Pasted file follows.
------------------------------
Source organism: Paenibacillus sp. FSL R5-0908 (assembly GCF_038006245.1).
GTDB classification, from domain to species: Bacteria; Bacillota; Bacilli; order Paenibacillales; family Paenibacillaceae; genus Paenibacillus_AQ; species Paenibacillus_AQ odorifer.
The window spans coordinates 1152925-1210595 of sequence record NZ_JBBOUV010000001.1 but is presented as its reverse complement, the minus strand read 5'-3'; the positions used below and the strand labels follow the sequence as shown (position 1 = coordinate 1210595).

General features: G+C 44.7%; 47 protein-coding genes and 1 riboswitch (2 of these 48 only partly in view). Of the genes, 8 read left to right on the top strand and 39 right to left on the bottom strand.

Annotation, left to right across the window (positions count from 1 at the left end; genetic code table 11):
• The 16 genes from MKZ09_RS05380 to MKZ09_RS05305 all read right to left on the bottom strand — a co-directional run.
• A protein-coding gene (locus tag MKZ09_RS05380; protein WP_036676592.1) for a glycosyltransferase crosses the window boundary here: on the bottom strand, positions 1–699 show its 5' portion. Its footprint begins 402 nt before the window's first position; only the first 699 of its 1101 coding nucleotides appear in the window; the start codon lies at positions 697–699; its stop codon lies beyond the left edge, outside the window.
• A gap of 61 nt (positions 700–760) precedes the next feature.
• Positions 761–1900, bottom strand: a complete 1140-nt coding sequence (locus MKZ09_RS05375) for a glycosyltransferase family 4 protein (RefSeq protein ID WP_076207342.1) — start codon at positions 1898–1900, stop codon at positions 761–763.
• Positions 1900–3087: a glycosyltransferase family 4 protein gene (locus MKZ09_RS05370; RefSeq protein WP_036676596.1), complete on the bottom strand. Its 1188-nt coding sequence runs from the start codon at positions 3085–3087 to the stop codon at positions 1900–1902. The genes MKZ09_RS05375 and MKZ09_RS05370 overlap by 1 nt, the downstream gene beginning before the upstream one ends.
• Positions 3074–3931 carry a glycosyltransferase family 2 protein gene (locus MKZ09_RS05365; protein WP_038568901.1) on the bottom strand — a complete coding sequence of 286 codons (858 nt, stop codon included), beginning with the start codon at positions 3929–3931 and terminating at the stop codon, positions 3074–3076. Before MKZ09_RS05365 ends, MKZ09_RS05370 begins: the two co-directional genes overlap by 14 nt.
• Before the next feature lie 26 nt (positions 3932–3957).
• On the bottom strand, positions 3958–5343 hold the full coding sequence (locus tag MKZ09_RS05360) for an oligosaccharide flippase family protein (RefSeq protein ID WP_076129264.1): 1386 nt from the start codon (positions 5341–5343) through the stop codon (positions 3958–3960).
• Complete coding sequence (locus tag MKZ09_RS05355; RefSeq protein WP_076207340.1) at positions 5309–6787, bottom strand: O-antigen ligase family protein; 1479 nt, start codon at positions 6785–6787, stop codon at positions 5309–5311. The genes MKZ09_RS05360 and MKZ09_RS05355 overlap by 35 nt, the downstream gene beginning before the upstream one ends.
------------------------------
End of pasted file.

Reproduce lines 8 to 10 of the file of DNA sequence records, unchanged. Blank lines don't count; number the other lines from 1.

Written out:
• A gap of 61 nt (positions 700–760) precedes the next feature.
• Positions 761–1900, bottom strand: a complete 1140-nt coding sequence (locus MKZ09_RS05375) for a glycosyltransferase family 4 protein (RefSeq protein ID WP_076207342.1) — start codon at positions 1898–1900, stop codon at positions 761–763.
• Positions 1900–3087: a glycosyltransferase family 4 protein gene (locus MKZ09_RS05370; RefSeq protein WP_036676596.1), complete on the bottom strand. Its 1188-nt coding sequence runs from the start codon at positions 3085–3087 to the stop codon at positions 1900–1902. The genes MKZ09_RS05375 and MKZ09_RS05370 overlap by 1 nt, the downstream gene beginning before the upstream one ends.